LOS ANGELES -- Sean "Diddy" Combs knows his way around the small screen -- whether he's launching reality competitions, starring in music videos or doing guest spots on dramas. But the hip-hop mogul's next TV endeavor, his own lifestyle cable network called Revolt, is his most ambitious.
To launch the project, Diddy struck a distribution deal with Comcast as part of the cable provider's push to launch more minority-owned independent networks. The music-themed channel will debut in the fall.
Combs spoke about finding inspiration in MTV and launching a music channel in the social media age.
Q: How long had you been working on developing a network?
A: When MTV stopped playing music videos, it created a huge cultural hole.
If you want to find out something about sports, you can go to ESPN. If you want news, you can go to CNN or Fox. If you want to find out about music now you have to go to the Internet. When I was coming up as an artist, I had a platform, at least I had a chance to perform on BET, MTV, "Soul Train." Having Don Cornelius or Dick Clark -- or Ed Sullivan back in the day -- court you as something to look out for, that's what you aspired to do.
We are living in a great time right now where this millennial generation has decided they are going to take their independence and entrepreneurship into their own hands and start making their own videos and records and distributing them. We need a platform. We need music to be covered and reported with a level of journalistic integrity.
Q: What makes Revolt different from what's out there already?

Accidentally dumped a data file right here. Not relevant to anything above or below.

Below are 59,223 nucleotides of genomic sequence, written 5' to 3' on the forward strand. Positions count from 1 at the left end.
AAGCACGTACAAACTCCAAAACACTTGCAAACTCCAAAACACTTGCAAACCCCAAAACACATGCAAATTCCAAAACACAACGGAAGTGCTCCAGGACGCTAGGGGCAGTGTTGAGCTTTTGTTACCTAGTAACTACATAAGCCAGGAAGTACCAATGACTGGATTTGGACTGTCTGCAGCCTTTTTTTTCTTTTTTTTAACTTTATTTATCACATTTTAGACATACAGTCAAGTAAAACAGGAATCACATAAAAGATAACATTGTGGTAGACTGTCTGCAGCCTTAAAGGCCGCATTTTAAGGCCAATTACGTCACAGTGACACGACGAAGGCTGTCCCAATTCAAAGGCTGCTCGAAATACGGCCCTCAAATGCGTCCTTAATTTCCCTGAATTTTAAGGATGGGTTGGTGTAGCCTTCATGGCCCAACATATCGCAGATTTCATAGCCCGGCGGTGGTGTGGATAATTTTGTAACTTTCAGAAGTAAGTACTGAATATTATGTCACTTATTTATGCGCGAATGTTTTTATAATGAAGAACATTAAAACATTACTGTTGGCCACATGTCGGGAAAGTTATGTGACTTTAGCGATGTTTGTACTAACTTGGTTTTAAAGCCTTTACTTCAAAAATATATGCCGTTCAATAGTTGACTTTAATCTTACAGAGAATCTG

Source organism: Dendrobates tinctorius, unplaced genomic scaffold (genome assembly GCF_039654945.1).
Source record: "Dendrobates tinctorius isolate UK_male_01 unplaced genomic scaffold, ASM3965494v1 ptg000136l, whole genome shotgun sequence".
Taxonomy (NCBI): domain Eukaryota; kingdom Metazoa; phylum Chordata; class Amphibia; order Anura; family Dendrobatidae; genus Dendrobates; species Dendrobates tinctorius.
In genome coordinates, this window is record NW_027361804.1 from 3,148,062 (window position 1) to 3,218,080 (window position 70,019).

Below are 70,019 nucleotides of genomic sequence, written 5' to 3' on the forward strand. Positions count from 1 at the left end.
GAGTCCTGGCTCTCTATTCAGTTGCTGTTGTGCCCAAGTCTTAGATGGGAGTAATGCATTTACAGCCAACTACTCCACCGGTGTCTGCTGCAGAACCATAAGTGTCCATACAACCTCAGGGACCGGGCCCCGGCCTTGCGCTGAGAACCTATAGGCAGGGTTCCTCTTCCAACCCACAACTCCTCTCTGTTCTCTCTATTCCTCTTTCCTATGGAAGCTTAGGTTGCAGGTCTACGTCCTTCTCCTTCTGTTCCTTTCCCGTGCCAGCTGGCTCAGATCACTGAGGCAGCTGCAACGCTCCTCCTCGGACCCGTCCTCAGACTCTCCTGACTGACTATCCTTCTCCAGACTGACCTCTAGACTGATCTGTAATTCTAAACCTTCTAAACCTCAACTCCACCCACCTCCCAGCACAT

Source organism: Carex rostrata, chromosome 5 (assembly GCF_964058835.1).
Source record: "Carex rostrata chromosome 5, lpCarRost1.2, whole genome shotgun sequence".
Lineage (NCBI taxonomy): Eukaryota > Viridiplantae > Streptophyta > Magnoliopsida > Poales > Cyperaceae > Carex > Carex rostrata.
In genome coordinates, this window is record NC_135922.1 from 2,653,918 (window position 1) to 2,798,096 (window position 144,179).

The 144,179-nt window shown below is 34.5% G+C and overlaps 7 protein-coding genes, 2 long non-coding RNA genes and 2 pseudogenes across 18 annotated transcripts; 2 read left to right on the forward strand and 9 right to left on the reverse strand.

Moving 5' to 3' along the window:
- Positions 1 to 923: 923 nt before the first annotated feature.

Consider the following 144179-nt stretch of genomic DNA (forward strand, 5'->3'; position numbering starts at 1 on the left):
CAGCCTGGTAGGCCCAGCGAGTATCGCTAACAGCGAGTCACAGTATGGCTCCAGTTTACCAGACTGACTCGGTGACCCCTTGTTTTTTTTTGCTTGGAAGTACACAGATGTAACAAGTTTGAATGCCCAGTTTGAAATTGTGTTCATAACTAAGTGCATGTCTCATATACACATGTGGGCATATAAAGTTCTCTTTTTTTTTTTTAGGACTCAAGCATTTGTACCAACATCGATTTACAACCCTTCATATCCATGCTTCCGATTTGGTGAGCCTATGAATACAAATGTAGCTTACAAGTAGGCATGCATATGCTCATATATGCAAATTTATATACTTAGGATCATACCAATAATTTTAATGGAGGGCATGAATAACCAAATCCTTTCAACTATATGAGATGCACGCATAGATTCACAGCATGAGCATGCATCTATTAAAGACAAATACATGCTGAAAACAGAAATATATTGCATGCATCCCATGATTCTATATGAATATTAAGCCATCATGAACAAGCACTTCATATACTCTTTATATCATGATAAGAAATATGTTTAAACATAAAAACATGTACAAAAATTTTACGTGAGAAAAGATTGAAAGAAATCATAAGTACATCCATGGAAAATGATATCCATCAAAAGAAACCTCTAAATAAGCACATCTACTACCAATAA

A: This is a multi-platform venture. We will simultaneously be on all screens. It's the first brand, or network, that specializes on Millennials to be built in the social media age. One of the things I'm most excited about is helping the future of music. When we lost that platform from other outlets and shows, that left a gaping hole in the culture. We plan on filling that hole and being a trusted authority.
Q: But the generation you're targeting has grown accustomed to gathering news on social media, and while music videos are played on some networks, YouTube and Vevo offer artists a wider audience.
A: To be honest BET and MTV changed their business model and (largely) stopped playing music. As a result, (online) is what kids went to. The television experience two years from now will be different. You'll be able to take it with you wherever you're at.
Q: If I'm tuning into Revolt, what's a typical day of programming look like?
A: We will be covering news for you in a real-time way. We would start with a morning show. You'll get interviews from some of your top artists. It'll be provocative -- not Howard Stern-ish, but it will ask and get the questions answered and have a fun feel that will start your day in the right way.
As the afternoon goes on, we'll have this unorthodox show which is on the business of music and the industry and the news of that.
We will then go on to play the world's best music videos and showcase the best emerging talents. On big premiere dates we will have more of a debate, round-table show that talks about socially relevant topics that affect this culture. So, like, right now a huge topic is the Kanye West album. What's the viewpoints?
Q: The gift (and curse) of social media is speed. How will a network born in the social media age keep up?
A: What will be consistent is every half-hour we will have a live news break, so we can report in real time about what's going on in the world of music. There's so much that happens, but there's not always a place for it to be reported. When Michael Jackson passed away, I turned to MTV, and because it wasn't live or set up that way, they were playing reality shows and I couldn't tell if the news was real. I had to turn to TMZ and CNN, and there's something a little off about that.